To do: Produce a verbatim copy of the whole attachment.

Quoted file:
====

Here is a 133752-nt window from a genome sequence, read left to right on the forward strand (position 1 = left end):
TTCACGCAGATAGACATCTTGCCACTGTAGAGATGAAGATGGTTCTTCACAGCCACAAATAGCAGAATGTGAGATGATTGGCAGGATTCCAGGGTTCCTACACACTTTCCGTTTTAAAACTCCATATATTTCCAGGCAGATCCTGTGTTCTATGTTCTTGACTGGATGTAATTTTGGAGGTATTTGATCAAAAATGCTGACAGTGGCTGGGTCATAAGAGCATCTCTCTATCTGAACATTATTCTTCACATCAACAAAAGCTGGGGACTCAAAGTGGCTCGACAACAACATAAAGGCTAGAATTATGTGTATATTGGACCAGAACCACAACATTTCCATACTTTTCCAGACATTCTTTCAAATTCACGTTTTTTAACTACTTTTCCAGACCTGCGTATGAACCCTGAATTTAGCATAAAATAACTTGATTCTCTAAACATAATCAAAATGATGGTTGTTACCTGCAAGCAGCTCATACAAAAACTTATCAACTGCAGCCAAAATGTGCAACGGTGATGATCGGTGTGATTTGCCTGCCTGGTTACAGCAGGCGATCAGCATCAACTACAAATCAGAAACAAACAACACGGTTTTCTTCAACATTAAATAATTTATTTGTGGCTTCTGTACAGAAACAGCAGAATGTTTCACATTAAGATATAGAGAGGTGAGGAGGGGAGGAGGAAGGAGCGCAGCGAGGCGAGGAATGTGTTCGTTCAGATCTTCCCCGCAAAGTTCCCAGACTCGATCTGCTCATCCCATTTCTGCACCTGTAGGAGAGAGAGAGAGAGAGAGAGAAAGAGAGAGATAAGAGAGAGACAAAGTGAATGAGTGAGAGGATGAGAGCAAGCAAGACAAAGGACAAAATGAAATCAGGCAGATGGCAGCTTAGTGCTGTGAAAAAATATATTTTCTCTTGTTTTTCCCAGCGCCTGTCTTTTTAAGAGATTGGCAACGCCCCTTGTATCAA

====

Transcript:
Here is a 133752-nt window from a genome sequence, read left to right on the forward strand (position 1 = left end):
TTCACGCAGATAGACATCTTGCCACTGTAGAGATGAAGATGGTTCTTCACAGCCACAAATAGCAGAATGTGAGATGATTGGCAGGATTCCAGGGTTCCTACACACTTTCCGTTTTAAAACTCCATATATTTCCAGGCAGATCCTGTGTTCTATGTTCTTGACTGGATGTAATTTTGGAGGTATTTGATCAAAAATGCTGACAGTGGCTGGGTCATAAGAGCATCTCTCTATCTGAACATTATTCTTCACATCAACAAAAGCTGGGGACTCAAAGTGGCTCGACAACAACATAAAGGCTAGAATTATGTGTATATTGGACCAGAACCACAACATTTCCATACTTTTCCAGACATTCTTTCAAATTCACGTTTTTTAACTACTTTTCCAGACCTGCGTATGAACCCTGAATTTAGCATAAAATAACTTGATTCTCTAAACATAATCAAAATGATGGTTGTTACCTGCAAGCAGCTCATACAAAAACTTATCAACTGCAGCCAAAATGTGCAACGGTGATGATCGGTGTGATTTGCCTGCCTGGTTACAGCAGGCGATCAGCATCAACTACAAATCAGAAACAAACAACACGGTTTTCTTCAACATTAAATAATTTATTTGTGGCTTCTGTACAGAAACAGCAGAATGTTTCACATTAAGATATAGAGAGGTGAGGAGGGGAGGAGGAAGGAGCGCAGCGAGGCGAGGAATGTGTTCGTTCAGATCTTCCCCGCAAAGTTCCCAGACTCGATCTGCTCATCCCATTTCTGCACCTGTAGGAGAGAGAGAGAGAGAGAGAGAAAGAGAGAGATAAGAGAGAGACAAAGTGAATGAGTGAGAGGATGAGAGCAAGCAAGACAAAGGACAAAATGAAATCAGGCAGATGGCAGCTTAGTGCTGTGAAAAAATATATTTTCTCTTGTTTTTCCCAGCGCCTGTCTTTTTAAGAGATTGGCAACGCCCCTTGTATCAA